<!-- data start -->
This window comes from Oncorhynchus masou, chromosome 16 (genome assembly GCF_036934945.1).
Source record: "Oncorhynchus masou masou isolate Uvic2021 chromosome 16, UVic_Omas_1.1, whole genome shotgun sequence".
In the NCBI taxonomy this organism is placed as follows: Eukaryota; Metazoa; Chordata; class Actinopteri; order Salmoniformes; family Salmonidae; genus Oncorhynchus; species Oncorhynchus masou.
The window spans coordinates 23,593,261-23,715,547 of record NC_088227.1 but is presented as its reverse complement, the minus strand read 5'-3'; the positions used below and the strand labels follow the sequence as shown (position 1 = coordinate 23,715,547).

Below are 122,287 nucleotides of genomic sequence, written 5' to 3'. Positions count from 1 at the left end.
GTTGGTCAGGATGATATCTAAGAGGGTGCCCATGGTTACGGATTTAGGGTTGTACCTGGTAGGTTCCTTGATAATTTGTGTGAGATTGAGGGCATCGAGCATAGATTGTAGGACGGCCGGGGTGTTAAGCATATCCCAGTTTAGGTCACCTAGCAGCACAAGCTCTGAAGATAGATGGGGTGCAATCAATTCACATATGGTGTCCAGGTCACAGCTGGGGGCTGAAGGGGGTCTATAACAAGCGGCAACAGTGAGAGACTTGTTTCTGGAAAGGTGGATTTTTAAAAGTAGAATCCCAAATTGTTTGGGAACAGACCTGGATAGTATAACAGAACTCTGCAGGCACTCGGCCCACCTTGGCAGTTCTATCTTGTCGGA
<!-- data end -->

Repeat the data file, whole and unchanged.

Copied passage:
This window comes from Oncorhynchus masou, chromosome 16 (genome assembly GCF_036934945.1).
Source record: "Oncorhynchus masou masou isolate Uvic2021 chromosome 16, UVic_Omas_1.1, whole genome shotgun sequence".
In the NCBI taxonomy this organism is placed as follows: Eukaryota; Metazoa; Chordata; class Actinopteri; order Salmoniformes; family Salmonidae; genus Oncorhynchus; species Oncorhynchus masou.
The window spans coordinates 23,593,261-23,715,547 of record NC_088227.1 but is presented as its reverse complement, the minus strand read 5'-3'; the positions used below and the strand labels follow the sequence as shown (position 1 = coordinate 23,715,547).

Below are 122,287 nucleotides of genomic sequence, written 5' to 3'. Positions count from 1 at the left end.
GTTGGTCAGGATGATATCTAAGAGGGTGCCCATGGTTACGGATTTAGGGTTGTACCTGGTAGGTTCCTTGATAATTTGTGTGAGATTGAGGGCATCGAGCATAGATTGTAGGACGGCCGGGGTGTTAAGCATATCCCAGTTTAGGTCACCTAGCAGCACAAGCTCTGAAGATAGATGGGGTGCAATCAATTCACATATGGTGTCCAGGTCACAGCTGGGGGCTGAAGGGGGTCTATAACAAGCGGCAACAGTGAGAGACTTGTTTCTGGAAAGGTGGATTTTTAAAAGTAGAATCCCAAATTGTTTGGGAACAGACCTGGATAGTATAACAGAACTCTGCAGGCACTCGGCCCACCTTGGCAGTTCTATCTTGTCGGA